The most famous “final girls” have been Laurie Strode from the Halloween series, Nancy Thompson from the Nightmare on Elm Street franchise, and my personal favorites, the duo of Gale Weathers and Sidney Prescott from the Scream films. The best part about this particular pair is that it, much like the world, they are constantly learning, responding, adapting, and improving. And making fun of themselves along the way. After all, the best trilogies come in fives.

The newest Scream trailer has a lot less jokes and a lot more strength. One scene from said trailer shows the main characters being asked if they are prepared this time. Gale says “For this? Never,” while Sidney replies “I’m Sidney Prescott, of course I have a gun.” The frenemies reunite for yet another entry into what is slowly cementing itself as the best horror series of not only one, but now two generations. The only thing that could solidify it as number one would be if they could somehow talk Jamie Lee Curtis, the reigning scream queen herself, into joining their ranks.

But we can’t go too far with the whole girl power thing. It is, after all, horror. And there are dire consequences for the cause if handled poorly. Promising Young Woman is essentially the anti-slasher film on two levels. On the surface, because it doesn’t actually show any murder, just the build-up to what we as the audience have been trained to think is going to happen. On a much deeper (and possibly unintentional) level, it gives us a heroine who is in fact, quite horrible. Polarizing stories like Gone Girl and Get Out got absolutely nothing on this one. But a few years before this film shocked audiences who weren’t used to Oscar bait taking the form of a horror film, an actual scary movie called M. F. A. did pretty much the exact same thing. Except it’s a lot less artsy (which is ironic, considering the title and the lead’s role as an art student), a lot gorier, and a hell of a lot more in-your-face uncomfortable. Both films work. But whereas M. F. A. has us secretly rooting for the baddie, Promising Young Woman just kind of leaves us all feeling a little bit like we need to take a shower. And maybe call our mom.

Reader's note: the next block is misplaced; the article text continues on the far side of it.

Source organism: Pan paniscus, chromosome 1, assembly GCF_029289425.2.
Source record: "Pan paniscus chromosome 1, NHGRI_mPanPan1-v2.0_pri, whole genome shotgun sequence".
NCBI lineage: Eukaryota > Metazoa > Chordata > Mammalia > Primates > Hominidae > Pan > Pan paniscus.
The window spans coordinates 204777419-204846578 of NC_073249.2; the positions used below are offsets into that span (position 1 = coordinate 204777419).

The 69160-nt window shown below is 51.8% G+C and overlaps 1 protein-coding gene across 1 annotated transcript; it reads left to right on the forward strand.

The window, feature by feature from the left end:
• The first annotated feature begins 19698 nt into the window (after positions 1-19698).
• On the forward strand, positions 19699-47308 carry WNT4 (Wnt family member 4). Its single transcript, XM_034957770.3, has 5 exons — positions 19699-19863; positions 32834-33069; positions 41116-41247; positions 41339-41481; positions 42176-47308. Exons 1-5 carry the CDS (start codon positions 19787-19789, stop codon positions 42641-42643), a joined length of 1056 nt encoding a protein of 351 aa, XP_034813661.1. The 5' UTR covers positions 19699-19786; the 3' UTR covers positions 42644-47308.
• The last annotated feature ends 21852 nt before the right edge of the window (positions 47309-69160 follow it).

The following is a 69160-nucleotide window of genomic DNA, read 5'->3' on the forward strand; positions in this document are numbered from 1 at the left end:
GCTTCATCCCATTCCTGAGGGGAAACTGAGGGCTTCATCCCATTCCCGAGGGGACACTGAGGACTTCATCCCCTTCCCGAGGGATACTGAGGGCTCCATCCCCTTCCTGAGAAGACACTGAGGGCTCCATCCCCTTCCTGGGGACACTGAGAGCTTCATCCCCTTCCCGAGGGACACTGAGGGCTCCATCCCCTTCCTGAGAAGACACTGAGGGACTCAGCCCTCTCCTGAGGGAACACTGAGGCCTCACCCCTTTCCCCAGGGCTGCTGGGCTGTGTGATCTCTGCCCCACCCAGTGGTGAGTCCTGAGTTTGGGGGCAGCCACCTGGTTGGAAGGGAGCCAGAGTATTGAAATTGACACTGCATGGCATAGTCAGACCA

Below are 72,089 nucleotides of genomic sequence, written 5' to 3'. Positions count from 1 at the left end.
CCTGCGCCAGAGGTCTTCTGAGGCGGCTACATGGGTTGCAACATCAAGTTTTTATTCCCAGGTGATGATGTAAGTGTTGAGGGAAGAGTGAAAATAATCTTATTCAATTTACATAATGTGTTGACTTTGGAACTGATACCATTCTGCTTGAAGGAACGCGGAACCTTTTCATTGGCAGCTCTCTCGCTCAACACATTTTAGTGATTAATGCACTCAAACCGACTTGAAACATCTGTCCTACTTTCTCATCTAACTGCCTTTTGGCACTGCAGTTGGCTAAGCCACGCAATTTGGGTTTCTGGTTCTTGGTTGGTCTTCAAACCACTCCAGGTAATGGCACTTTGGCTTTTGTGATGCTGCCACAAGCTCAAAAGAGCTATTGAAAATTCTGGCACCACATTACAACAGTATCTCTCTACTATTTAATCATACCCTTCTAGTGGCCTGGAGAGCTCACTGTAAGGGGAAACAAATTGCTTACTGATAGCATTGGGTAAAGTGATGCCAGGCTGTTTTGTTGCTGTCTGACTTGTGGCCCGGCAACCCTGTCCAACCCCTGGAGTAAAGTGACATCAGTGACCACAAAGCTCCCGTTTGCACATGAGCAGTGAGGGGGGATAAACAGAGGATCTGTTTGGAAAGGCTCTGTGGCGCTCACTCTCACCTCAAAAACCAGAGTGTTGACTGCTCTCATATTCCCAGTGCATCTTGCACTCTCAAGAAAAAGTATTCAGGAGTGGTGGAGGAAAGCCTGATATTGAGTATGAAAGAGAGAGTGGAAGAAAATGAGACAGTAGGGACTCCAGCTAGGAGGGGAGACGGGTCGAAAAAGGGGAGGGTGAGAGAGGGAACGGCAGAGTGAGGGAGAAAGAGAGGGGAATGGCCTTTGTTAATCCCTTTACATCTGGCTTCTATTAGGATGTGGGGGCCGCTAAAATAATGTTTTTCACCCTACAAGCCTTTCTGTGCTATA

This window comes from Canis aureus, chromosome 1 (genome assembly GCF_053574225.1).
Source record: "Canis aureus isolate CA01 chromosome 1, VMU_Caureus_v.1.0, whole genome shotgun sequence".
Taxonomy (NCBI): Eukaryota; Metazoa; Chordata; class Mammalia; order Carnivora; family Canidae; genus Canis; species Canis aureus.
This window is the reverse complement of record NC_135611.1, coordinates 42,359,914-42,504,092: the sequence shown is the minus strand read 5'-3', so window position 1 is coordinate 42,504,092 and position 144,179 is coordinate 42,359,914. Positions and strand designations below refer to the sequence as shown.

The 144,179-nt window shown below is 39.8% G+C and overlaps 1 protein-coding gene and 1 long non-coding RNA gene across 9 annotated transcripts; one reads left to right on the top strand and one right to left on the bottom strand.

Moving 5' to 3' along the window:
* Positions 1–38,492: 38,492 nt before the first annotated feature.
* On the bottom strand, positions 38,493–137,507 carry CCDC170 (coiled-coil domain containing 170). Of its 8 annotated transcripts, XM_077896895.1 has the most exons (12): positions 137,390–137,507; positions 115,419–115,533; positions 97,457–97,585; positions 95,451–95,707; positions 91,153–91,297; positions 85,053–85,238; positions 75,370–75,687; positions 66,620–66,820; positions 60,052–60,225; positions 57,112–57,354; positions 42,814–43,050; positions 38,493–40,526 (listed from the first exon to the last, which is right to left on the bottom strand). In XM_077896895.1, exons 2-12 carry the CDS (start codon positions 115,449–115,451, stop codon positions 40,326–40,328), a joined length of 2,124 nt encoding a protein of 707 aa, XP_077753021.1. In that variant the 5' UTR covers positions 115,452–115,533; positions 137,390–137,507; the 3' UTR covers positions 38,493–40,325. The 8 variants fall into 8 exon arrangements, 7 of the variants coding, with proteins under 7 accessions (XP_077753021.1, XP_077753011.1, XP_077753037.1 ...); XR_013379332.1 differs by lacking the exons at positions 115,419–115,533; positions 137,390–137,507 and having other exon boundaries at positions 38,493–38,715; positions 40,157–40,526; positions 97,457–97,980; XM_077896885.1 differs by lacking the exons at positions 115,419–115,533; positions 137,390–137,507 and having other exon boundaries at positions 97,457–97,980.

But there’s hope.

After all, if Sigourney Weaver can elevate Ellen Ripley from final girl to kickass lead heroine in the Alien franchise and Carrie Fisher can take Leia from Disney Princess to war-time General in the Star Wars saga, science fiction has got it covered. And Ari Aster’s keeping us up at night while he forms, as Twitter would have us calling it, the “Good for Her Cinematic Universe” with offbeat modern masterpieces like Midsommar and Hereditary. And we can’t forget films like The Descent, which successfully showed the world that you absolutely don’t need any men (at all) to make a solid action-horror flick.

Wes Craven gave Nancy the lines that sort of set the tone for an entire generation (and now two, I guess, because aging is a thing). When confronting her literal nightmare in the form of the rapist/murderer/demon Freddy Krueger, she proclaims “I take back every bit of energy I ever gave you. You’re nothing. You’re shit.” And really, when it all comes down to it, isn’t he?

Which brings me back to where we are right now. In this world. In a world where we’re still marching, still voicing, still sharing and listening to stories, and not giving up. Because the creeps out there don’t have anything on us. We’re not afraid of them. And though it’s fun to watch movies and see what happens next, we’re kind of getting sick and tired of getting killed.

And for those of you wondering why a man is writing this and embracing the collective we, it’s simple, really. This is me saying I love horror movies and I love my friends and my community. And as a member of the Greek system, a teacher, an ally, and a former member of the silent majority, I’m going to leverage some of my power and say it as loud as possible:

We’re with you.

(Images courtesy of Scream, (C) Kevin Williamson, Dimension Films, via the New York Post, October, 2021 and Halloween Kills, (C) John Carpenter, Dimension Films, via People Magazine, September, 2021.)